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To the right of Pat Adams Dihedral is this steep arete. Five bolts lead up the arete. This climb is MUCH more difficult than currently rated, in part because I broke a crimp while trying it in January of '06. At the current time, the crux is probably a V7 boulder problem followed by a difficult perch move on a large horn and more thin face climbing. The climbing is very good and the position is spectacular.
This route is located a pitch off the ground; it starts on a ledge above Leap Year Flake, a good pitch in its own right. The formation is a good ways left of the "main" right section of the Dairy Queen Wall.
At least five quickdraws. Beware the first clipping hold/stick clip the first bolt: a broken hold/fall would deposit the climber directly onto a yucca (or nolina; not sure which) and possibly off the ledge if the belayer is not anchored. No anchor exists at the top save old slings around a bush/sapling: exercise extreme caution with the bush/sapling and maybe bring something else to leave up there. It is possible to walk off via a complicated route over the top and down and around the back of the formation. 5th class climbing/downclimbing/traversing is mandatory.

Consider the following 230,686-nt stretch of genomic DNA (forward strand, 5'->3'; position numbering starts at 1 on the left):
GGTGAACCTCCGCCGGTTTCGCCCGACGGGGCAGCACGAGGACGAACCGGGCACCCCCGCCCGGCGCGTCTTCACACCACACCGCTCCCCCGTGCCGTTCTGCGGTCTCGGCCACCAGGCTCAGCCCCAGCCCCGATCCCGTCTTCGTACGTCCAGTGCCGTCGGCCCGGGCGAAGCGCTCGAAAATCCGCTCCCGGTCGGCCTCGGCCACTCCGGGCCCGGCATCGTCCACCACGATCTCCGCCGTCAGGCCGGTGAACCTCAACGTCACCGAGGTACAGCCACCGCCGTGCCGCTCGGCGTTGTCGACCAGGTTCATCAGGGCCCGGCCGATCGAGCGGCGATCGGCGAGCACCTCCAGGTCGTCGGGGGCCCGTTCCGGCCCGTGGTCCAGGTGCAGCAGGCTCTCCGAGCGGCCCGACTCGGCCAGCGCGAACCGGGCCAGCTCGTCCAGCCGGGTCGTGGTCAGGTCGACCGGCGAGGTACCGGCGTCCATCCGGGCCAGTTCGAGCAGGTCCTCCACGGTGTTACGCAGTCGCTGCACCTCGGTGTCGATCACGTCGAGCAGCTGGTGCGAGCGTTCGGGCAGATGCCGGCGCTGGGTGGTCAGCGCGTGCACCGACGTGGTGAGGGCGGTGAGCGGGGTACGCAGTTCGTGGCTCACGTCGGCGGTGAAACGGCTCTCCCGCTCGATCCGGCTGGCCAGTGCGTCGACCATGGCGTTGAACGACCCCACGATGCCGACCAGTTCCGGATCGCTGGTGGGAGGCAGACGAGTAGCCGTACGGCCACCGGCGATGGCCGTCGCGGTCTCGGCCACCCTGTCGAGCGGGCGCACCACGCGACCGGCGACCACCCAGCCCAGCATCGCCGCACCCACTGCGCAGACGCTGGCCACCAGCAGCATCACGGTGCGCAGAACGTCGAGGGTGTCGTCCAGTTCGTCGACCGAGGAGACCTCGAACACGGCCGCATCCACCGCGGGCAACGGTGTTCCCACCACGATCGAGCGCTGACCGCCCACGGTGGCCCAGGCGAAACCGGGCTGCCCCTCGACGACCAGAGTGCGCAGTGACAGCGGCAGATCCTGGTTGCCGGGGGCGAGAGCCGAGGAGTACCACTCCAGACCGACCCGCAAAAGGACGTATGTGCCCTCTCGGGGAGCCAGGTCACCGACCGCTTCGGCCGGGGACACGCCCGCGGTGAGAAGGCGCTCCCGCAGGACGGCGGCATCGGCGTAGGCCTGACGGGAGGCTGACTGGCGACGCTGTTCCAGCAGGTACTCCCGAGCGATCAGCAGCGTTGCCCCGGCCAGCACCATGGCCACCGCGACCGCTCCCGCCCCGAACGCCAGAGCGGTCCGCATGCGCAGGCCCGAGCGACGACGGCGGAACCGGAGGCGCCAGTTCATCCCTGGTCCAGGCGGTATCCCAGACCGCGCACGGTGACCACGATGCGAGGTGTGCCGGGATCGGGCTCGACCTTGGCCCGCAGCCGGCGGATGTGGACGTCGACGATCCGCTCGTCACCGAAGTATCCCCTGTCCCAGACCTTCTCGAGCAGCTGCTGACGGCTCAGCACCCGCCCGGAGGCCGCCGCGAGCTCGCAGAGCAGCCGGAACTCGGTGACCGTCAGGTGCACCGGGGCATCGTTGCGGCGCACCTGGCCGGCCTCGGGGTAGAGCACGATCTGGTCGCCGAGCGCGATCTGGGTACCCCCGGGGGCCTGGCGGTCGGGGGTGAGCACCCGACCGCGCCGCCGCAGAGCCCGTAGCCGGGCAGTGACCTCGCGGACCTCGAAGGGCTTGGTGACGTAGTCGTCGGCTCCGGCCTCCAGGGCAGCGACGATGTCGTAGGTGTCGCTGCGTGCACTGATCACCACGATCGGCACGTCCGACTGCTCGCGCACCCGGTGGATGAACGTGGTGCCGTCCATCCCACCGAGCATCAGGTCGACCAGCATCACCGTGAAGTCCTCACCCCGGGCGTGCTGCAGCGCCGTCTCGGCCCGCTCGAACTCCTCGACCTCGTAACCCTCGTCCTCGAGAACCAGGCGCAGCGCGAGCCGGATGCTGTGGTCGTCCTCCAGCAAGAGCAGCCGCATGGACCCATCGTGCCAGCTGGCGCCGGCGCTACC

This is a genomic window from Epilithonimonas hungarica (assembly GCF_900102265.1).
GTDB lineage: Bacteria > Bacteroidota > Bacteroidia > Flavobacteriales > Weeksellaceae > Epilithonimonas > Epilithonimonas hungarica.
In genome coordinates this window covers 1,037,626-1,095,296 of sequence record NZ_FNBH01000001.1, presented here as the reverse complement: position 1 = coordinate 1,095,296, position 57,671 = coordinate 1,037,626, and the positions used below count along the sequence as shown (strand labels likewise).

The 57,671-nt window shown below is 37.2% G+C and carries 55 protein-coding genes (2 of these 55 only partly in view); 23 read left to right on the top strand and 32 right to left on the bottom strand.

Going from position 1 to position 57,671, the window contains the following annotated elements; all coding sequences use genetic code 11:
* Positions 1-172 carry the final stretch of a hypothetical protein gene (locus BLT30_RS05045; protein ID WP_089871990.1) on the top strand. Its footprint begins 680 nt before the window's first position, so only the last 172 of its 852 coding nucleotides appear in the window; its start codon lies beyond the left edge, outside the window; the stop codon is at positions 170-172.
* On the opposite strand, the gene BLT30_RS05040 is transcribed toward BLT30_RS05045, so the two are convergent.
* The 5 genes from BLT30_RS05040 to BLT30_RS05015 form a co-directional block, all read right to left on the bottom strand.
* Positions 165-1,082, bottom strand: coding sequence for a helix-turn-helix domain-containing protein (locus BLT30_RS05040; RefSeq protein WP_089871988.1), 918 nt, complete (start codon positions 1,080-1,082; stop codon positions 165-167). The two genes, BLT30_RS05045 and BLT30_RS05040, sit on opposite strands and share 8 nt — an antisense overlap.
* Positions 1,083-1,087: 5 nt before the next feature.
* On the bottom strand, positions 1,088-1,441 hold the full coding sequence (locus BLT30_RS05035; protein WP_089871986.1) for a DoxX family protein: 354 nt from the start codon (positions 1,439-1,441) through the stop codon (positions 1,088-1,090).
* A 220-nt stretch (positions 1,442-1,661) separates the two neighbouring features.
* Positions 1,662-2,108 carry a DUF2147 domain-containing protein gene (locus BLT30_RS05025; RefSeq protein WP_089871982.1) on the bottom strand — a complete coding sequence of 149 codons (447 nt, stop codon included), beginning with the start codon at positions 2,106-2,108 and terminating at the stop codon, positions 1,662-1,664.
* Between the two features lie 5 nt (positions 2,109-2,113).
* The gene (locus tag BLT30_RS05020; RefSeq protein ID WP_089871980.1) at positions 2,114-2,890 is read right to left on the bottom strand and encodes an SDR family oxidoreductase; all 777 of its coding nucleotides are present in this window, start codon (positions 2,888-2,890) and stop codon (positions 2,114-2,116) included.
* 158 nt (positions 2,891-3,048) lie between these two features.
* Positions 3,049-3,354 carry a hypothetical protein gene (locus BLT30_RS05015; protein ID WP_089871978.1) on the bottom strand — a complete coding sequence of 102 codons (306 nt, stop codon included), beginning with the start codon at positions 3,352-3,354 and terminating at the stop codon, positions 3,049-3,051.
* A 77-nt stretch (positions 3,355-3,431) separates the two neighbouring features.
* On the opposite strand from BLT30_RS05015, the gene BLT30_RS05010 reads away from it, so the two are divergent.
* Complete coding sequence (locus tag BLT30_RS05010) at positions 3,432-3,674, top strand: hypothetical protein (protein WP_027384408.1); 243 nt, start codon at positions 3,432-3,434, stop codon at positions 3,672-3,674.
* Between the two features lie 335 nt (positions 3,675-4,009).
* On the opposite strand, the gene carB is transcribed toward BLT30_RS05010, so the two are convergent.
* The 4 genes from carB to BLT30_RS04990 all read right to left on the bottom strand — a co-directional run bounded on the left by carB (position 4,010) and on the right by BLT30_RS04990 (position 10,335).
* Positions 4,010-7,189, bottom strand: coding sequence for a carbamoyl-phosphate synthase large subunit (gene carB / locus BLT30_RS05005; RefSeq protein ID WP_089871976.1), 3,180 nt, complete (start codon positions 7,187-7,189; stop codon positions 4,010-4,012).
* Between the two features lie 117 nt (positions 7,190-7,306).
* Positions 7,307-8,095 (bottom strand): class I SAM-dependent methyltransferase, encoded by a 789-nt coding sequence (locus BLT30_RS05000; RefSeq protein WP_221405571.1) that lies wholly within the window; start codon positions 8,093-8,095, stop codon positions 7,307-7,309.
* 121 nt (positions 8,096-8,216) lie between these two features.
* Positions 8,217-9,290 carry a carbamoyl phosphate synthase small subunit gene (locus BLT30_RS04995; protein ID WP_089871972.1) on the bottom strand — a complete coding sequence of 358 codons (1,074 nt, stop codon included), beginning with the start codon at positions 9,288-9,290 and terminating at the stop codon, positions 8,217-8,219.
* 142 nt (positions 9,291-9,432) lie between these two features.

|By Adam Stackhouse|
Feb 12, 2008
Why do you suppose there is no bolted belay/rap anchor less the vegetation sling?
Feb 14, 2008
This route was not put up as a sport route. At the time, putting anchor bolts in to make quick and easy descents was not the common practice if natural anchors were available. Times change.
|By Kris Solem|
From: Monrovia, CA
Oct 17, 2011
I did this one with Hidetaka Suzuki bitd. Well actually he did it, second try. It did me, I would have had to come back a few times probably (which I didn't.)
Back then folks were calling it 5.13. Hidetaka did not suggest a downgrading. I remember after his send he came down and lit up a smoke, looked me in the eye and said "Kris, sometimes I think I am a pretty bold climber."
I was nursing a nasty swollen ankle from the flyer I took on my second try, and could not disagree.